After the presentation, teacher to recap with the students what they have discovered:
- Gender roles at the beginning of the 20th century
- Limitations for women at that time (education, work, no voting rights)
- Suffragette movement and women gaining the right to vote in Canada (1917- families of military, military nurses, 1919- across Canada except Quebec- 1940)
- The interest women had to become nurses in WWI, the stereotypes of nurses
- The duties of nurses during WWI and the risks involved
- Medical innovations nurses had to learn, perform on thousands of injured Canadians
- How nurses transformed gender work roles for women in society and in the medical profession
Students will now reflect upon their learning in one of the following:
- Interview a nurse
- Letter writing
- Video reflection/Heritage Canada minute
1. INTERVIEW A NURSE:
Students to interview a practising nurse today. This can be done through family and friends or contacting the MUHC- McGill University Health Centre or other medical facility directly. THEIR GOAL is to find out why the person got into nursing and what their experiences as a nurse are today. They will also compare being a nurse today to WWI. Students can ask to shadow a nurse for a half day, if possible, or do an interview in person or over the phone. See student handout for details.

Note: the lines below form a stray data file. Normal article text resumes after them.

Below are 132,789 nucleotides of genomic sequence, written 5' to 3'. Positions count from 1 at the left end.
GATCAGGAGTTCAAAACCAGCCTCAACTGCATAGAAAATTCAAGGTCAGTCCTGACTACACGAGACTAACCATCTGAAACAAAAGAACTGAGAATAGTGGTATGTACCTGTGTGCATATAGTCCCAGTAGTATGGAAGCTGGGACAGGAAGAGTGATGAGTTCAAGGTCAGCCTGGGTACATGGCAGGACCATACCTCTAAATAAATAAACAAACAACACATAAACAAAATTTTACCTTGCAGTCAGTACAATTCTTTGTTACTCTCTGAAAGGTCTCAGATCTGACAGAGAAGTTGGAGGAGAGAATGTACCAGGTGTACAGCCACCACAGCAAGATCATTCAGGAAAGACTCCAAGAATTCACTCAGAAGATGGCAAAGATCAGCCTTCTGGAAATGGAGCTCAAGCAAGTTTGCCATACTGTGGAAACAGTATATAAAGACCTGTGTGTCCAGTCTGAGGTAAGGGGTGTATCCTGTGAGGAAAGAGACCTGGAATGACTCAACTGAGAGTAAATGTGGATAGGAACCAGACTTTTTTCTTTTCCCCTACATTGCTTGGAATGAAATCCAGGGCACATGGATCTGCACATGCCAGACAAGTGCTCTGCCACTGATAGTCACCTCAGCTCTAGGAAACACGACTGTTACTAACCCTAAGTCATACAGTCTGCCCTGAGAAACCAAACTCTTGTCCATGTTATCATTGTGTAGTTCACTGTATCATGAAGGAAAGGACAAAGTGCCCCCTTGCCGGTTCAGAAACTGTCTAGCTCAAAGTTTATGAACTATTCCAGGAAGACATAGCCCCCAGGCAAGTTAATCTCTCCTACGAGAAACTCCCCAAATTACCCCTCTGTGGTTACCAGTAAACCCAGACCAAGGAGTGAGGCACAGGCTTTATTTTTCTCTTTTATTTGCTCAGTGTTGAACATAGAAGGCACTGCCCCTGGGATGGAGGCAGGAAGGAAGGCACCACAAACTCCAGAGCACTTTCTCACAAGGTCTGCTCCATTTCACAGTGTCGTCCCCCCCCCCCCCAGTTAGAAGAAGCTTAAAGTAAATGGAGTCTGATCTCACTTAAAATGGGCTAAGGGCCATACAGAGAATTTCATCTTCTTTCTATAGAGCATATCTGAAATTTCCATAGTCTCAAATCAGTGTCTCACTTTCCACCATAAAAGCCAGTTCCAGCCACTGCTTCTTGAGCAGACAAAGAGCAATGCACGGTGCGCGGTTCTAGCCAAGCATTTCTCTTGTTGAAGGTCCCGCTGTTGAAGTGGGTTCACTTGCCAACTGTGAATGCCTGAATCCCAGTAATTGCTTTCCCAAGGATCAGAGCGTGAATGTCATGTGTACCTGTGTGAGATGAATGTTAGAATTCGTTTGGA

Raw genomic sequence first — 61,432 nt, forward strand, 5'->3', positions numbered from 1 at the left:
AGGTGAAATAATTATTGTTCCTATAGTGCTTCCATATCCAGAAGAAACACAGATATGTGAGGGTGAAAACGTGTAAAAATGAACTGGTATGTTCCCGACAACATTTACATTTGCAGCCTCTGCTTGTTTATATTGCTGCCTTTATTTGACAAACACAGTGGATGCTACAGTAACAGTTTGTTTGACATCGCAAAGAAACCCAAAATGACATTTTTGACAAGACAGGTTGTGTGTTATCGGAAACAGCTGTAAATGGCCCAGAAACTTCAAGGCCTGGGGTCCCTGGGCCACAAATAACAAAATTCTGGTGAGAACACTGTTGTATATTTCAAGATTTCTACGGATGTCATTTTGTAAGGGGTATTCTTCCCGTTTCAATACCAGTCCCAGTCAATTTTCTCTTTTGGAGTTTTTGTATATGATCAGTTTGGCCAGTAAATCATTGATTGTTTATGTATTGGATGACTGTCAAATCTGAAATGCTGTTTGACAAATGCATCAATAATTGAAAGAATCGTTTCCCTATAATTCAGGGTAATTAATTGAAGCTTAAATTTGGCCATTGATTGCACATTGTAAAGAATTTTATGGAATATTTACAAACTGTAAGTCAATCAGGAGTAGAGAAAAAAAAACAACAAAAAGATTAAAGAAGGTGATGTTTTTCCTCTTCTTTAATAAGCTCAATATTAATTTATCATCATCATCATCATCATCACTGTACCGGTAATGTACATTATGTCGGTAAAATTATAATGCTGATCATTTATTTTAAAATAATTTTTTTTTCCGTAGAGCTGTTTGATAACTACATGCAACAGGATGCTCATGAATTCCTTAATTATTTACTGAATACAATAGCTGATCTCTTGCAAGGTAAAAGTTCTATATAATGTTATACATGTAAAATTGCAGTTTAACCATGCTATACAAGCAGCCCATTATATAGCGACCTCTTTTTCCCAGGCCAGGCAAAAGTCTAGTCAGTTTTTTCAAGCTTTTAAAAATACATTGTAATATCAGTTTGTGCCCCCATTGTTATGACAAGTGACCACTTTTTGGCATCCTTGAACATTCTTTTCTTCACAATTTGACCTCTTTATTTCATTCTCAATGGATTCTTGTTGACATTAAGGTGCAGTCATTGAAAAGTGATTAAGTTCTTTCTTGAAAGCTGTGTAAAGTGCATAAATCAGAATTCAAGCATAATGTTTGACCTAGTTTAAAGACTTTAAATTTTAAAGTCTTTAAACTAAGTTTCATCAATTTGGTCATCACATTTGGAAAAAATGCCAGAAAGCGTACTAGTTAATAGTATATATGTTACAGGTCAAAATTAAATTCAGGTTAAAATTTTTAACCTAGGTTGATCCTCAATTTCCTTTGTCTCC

2. LETTER TO A NURSE
Students can write a letter to a nurse from WWI expressing their thoughts and gratitude for their work and sacrifices as nurses then and making headway for women’s rights and role in society in Canada today. See student handout for details.
3. STUDENTS CREATE A HERITAGE MINUTE- students to film themselves speaking about the role of nurses in WWI and why we should remember the sacrifices of nurses from WWI. See student handout for details.
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Get the chance to interact with our replica uniforms from the Great War. We lend both the soldier’s and the nurse’s uniform so that every one can picture how people dressed during wartime. The uniforms offer a small insight into the daily lives of the ordinary people who participated in events that took unprecedented proportions.
A lot of things changed for Canada after WWI. This activity gives students an overview of the changes the country went through in the first years after the war.
The exhibition, comprised of 6 panels, traces the birth of military nursing. It presents the journey of several military nurses during the First World War and the continued contributions of the nursing profession to society at large.